Cancer doubling in 20 years – IARC report


According to a forecast by the World Health Organization (WHO), the number of cancer cases worldwide is expected to almost double by 2040. This emerges from the world cancer report of the International Agency for Research on Cancer (IARC), which is prepared every five years.

In 2018, 18.1 million people worldwide contracted cancer, 9.6 million people died of it. In 2040, around 29 to 37 million people are expected to develop cancer, the IARC reports on World Cancer Day this Tuesday.

The head of the German Cancer Research Center (DKFZ), Michael Baumann, also assumes such a development. The reasons are the growing and aging world population, but also “lifestyle factors”, said Baumann on Monday in Berlin. For Germany, one expects an increase in the number of new cases annually from the current 500,000 to around 600,000 cases.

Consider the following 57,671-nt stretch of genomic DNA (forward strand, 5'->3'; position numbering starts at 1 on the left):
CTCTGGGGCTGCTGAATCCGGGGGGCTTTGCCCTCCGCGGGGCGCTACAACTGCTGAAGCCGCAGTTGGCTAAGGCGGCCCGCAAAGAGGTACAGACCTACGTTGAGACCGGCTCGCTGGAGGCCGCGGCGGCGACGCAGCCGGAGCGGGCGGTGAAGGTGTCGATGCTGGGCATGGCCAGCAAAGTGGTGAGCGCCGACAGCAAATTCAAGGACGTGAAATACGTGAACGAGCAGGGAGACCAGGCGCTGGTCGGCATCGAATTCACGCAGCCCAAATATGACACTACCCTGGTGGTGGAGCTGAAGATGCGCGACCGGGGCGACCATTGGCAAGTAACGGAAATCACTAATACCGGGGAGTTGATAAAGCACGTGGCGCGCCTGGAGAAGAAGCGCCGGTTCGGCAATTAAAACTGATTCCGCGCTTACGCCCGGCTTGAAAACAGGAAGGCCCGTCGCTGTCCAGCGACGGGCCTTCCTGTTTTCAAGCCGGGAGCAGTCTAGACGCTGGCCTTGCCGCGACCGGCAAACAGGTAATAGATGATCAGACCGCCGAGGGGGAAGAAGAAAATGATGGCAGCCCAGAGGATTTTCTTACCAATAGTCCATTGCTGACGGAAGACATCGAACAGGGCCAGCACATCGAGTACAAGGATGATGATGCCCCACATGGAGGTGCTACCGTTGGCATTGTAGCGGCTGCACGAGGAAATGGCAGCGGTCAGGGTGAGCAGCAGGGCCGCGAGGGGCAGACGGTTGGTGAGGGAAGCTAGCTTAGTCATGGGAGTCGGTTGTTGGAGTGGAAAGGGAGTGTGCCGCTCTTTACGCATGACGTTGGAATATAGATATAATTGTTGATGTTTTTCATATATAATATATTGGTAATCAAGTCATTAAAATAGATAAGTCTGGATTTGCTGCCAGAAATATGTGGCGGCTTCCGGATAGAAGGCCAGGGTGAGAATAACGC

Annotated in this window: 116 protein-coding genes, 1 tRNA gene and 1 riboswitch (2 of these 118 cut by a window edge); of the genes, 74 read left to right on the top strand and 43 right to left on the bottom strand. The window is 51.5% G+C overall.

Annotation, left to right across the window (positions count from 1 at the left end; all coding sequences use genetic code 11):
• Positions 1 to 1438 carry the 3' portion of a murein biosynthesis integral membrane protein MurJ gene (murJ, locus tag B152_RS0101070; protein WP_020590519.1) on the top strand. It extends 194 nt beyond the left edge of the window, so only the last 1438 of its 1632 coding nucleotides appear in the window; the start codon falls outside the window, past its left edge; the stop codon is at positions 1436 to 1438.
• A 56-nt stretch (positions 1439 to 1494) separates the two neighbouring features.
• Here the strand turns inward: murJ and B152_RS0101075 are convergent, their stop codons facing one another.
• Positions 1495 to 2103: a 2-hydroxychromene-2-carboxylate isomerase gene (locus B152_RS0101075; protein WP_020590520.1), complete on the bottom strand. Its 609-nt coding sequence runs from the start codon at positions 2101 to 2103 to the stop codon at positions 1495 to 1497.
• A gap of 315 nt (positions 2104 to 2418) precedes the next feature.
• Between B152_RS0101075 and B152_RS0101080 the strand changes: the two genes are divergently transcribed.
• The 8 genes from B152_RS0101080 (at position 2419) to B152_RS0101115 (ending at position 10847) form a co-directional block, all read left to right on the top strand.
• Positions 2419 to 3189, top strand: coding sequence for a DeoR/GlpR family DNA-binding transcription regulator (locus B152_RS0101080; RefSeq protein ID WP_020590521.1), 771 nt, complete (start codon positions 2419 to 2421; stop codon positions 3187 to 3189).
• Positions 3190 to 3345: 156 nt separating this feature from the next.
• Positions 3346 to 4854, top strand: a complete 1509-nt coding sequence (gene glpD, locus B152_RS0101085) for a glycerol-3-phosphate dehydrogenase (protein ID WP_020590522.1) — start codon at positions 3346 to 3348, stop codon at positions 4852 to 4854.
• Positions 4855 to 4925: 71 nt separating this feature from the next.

Baumann called on people to adopt a healthier lifestyle. “According to the current state of knowledge, if you adhere to everything we currently know, you could actually prevent 40 percent of cancers through primary prevention.”

Baumann mentioned points that many people would know but that would still not be implemented well: no smoking, no obesity, physical activity, healthy eating, little or no alcohol and “take all vaccinations and precautions that are recommended against cancer”.

In Germany, 65 percent of all people with cancer currently survived for at least five years. This would make Germany well ahead internationally. But that also means “that 35 percent of all citizens who get cancer do not survive five years”. According to the Robert Koch Institute (RKI), almost every second person in Germany falls ill with cancer: the lifetime risk is 42.6 percent for women and 47.5 percent for men.

Surviving cancer is also a matter of prosperity, according to the IARC, which is part of the WHO. Affected people in poorer countries as well as poorer sections of the population in rich countries would have less chance of survival. The probability of dying from cancer decreased by 20 percent between 2000 and 2015 in high-income countries, and only by five percent in low-income countries.

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